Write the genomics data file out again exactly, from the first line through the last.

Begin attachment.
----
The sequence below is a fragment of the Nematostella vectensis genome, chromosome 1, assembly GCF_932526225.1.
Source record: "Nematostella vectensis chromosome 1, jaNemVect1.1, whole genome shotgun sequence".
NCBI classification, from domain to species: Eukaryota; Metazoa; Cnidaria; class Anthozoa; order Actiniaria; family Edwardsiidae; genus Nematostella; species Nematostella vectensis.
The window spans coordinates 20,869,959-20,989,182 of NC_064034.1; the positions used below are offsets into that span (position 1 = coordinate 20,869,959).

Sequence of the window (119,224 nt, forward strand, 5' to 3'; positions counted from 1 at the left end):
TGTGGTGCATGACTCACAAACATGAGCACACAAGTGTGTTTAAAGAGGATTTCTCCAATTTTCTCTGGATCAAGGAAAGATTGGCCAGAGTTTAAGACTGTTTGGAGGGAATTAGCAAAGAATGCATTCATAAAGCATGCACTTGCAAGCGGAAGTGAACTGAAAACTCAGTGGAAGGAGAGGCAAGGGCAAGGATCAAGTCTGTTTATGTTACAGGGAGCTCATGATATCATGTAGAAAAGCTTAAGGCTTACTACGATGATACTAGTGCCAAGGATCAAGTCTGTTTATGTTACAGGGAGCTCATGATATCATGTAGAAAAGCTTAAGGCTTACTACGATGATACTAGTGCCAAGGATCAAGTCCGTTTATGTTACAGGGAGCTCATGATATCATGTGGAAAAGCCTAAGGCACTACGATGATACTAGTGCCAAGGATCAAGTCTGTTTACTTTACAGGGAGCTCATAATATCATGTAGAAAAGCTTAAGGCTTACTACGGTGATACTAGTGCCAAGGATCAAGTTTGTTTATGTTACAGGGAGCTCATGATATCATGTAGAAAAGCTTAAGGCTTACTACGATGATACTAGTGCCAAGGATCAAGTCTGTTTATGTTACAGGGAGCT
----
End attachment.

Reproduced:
The sequence below is a fragment of the Nematostella vectensis genome, chromosome 1, assembly GCF_932526225.1.
Source record: "Nematostella vectensis chromosome 1, jaNemVect1.1, whole genome shotgun sequence".
NCBI classification, from domain to species: Eukaryota; Metazoa; Cnidaria; class Anthozoa; order Actiniaria; family Edwardsiidae; genus Nematostella; species Nematostella vectensis.
The window spans coordinates 20,869,959-20,989,182 of NC_064034.1; the positions used below are offsets into that span (position 1 = coordinate 20,869,959).

Sequence of the window (119,224 nt, forward strand, 5' to 3'; positions counted from 1 at the left end):
TGTGGTGCATGACTCACAAACATGAGCACACAAGTGTGTTTAAAGAGGATTTCTCCAATTTTCTCTGGATCAAGGAAAGATTGGCCAGAGTTTAAGACTGTTTGGAGGGAATTAGCAAAGAATGCATTCATAAAGCATGCACTTGCAAGCGGAAGTGAACTGAAAACTCAGTGGAAGGAGAGGCAAGGGCAAGGATCAAGTCTGTTTATGTTACAGGGAGCTCATGATATCATGTAGAAAAGCTTAAGGCTTACTACGATGATACTAGTGCCAAGGATCAAGTCTGTTTATGTTACAGGGAGCTCATGATATCATGTAGAAAAGCTTAAGGCTTACTACGATGATACTAGTGCCAAGGATCAAGTCCGTTTATGTTACAGGGAGCTCATGATATCATGTGGAAAAGCCTAAGGCACTACGATGATACTAGTGCCAAGGATCAAGTCTGTTTACTTTACAGGGAGCTCATAATATCATGTAGAAAAGCTTAAGGCTTACTACGGTGATACTAGTGCCAAGGATCAAGTTTGTTTATGTTACAGGGAGCTCATGATATCATGTAGAAAAGCTTAAGGCTTACTACGATGATACTAGTGCCAAGGATCAAGTCTGTTTATGTTACAGGGAGCT